At this point the protest was essentially over.
continued to march over Blanket Hill, to a practice field on the other side.
They crouched and aimed at us. They
got up and began to walk back over the hill.
But as they neared the pagoda, without provocation, they turned and fired
at the unarmed students.
shot were from 71 to 495 feet away. Most
were shot in the back or sides as they attempted to flee. Four students lay dying: my friend Sandy Scheur, SMC activist
Allison Krause, Jeffry Miller and Bill Schroeder.
On May 14, ten
days later, 75 Mississippi state cops, armed with carbines, shotguns and
submachine guns, fired 460 rounds into a dormitory at protesting students at
Jackson State. They killed James
Earl Green and Phillip Lafayette Gibbs, and left 12 wounded.
hatred of the war, the shootings at Kent and Jackson triggered what became the
largest political demonstration in US history, a national student strike which
shut down most major universities. On
campus after campus, students began to meet and discuss how to turn their
universities into real institutions of learning, and how to build a movement to
end the war. We patterned our
strike on the actions of students in other countries, most notably in France.
There, in May-June of 1968, students engaged in massive political struggles that
involved the working class in a massive general strike.
anti-war movement helped to fuel and support the anti-war soldiers.
The army began to collapse in Vietnam.
Eventually, in April of 1975, the US was forced to completely withdraw.
The military defeat opened the door for the next stage of US involvement
ion Vietnam: an economic war that has continued to this day.
in Washington and Ohio attempted to destroy the memory of what happened at Kent
by building over the site and covering up the truth of what happened there.
There has never been a full accounting the murders, the role of the armed
FBI agent who was photographed in the crowd or the role of Nixon and Rhodes.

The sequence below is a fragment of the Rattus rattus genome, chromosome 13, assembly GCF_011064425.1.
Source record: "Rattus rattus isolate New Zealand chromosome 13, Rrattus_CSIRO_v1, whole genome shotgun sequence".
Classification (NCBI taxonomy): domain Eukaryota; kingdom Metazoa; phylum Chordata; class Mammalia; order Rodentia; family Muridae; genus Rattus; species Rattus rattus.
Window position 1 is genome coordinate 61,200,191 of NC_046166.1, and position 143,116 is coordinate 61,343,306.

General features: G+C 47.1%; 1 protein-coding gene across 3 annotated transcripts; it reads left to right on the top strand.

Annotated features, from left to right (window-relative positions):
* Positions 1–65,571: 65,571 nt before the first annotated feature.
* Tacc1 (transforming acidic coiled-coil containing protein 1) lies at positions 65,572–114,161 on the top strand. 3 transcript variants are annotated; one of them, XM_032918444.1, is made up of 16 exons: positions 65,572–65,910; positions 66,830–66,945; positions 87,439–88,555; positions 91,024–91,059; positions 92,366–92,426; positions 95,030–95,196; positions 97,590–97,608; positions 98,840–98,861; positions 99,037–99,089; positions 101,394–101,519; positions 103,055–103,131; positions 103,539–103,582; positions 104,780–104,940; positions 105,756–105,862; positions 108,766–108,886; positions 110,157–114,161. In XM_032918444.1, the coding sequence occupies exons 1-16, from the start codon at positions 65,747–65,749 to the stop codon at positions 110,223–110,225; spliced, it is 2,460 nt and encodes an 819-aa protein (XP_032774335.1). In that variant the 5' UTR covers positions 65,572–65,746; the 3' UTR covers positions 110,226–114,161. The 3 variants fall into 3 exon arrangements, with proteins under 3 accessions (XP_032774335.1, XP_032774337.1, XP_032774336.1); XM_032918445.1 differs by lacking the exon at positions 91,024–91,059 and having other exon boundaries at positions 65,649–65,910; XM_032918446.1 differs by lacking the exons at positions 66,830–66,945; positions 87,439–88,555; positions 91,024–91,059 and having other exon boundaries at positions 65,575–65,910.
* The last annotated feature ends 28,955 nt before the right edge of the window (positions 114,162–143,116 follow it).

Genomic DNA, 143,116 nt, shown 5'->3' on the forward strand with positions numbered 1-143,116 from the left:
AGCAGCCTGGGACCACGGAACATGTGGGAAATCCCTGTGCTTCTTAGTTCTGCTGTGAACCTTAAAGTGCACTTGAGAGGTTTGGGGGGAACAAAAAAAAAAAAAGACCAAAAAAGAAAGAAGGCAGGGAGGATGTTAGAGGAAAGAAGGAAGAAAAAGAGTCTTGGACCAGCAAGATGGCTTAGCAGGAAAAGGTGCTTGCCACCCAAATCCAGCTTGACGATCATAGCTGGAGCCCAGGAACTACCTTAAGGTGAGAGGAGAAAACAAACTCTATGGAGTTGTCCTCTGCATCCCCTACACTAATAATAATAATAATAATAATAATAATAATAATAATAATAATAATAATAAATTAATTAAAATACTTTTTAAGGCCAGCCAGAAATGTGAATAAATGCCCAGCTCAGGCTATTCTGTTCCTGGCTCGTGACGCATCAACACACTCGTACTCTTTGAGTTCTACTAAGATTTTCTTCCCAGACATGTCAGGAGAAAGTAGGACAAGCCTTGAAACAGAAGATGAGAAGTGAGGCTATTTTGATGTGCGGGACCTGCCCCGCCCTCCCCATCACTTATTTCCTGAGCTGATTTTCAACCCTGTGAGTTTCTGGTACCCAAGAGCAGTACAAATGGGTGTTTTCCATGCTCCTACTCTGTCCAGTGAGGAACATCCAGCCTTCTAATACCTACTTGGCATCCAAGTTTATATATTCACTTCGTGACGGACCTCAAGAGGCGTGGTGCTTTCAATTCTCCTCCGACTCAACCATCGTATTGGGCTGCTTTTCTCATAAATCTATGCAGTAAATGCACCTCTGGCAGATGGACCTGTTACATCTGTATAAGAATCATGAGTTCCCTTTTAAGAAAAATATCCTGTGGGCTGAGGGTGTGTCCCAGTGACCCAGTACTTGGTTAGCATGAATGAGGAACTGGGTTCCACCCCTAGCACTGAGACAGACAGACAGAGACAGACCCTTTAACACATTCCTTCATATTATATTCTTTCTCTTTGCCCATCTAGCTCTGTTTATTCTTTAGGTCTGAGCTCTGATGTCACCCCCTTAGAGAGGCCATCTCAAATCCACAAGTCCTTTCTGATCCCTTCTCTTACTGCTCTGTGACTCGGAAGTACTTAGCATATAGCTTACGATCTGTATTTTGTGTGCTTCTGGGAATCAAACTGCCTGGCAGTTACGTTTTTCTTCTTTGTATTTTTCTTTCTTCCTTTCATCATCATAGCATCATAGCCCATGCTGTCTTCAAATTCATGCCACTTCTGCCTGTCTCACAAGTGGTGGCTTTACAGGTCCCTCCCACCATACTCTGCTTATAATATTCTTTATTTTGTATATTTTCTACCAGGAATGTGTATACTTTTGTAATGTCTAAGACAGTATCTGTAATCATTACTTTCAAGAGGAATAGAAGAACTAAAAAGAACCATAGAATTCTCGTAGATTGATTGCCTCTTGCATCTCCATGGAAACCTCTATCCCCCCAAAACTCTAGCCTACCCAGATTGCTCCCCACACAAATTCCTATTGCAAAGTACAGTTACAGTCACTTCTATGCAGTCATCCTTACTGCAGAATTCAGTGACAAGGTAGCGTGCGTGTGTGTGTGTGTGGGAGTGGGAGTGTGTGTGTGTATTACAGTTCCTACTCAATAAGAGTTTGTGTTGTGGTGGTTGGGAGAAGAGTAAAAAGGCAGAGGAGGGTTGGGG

And, to this
day, not in any official or radical commemoration, has the role of the mass
anti-war movement at Kent been acknowledged.
The demonstrations and moratoriums that mobilized thousands of KSU
students remain only in the consciousness of those who participated.
The Place of
Kent in World History
What then is
the place of Kent and Jackson in world history?
There can, and
will, be more massacres. It would
be naive to think otherwise.
Israeli assault on the Palestinian people continues unabated, bought and paid
for by billions in US military support. The
"War on Terror," which is really a war of terror directed against any
who challenge US policy, is being used to prepare new wars abroad and attacks on
civil liberties here at home.
government, both directly and through it's surrogate structures like the UN and
NATO, remains willing to use its military power throughout the world.
Washington continues to operate the School of the Americas and other
institutions that train the torturers of the world.
The US continues to conduct massive terror against Cuba---from attempted
assassination to kidnapping children.
all this, Wall Street is prevented from accomplishing its more vicious aims.
They can use massive bombings against the people of Afghanistan or Iraq,
but they are incapable of conducting the kind of military occupation that will
bend those peoples to their will. The
anti-war sentiments of the American people, a living legacy of the students at
Kent and Jackson, as well as the millions who marched and demonstrated...that is
what ties their hands.
of our martyrs is not without meaning. They
have left us a living legacy. That
legacy was apparent on April 20, when tens of thousands of us marched in
Washington and San Francisco against the US-Israeli war. The martyrs of Kent and
Jackson came alive in those demonstrations. The students who died, and those who struck and marched, are
part of a collective consciousness to build a lasting world peace based on human
Central Connecticut State University
New Britain, CT 06050
Phone: (860)832-2359 ##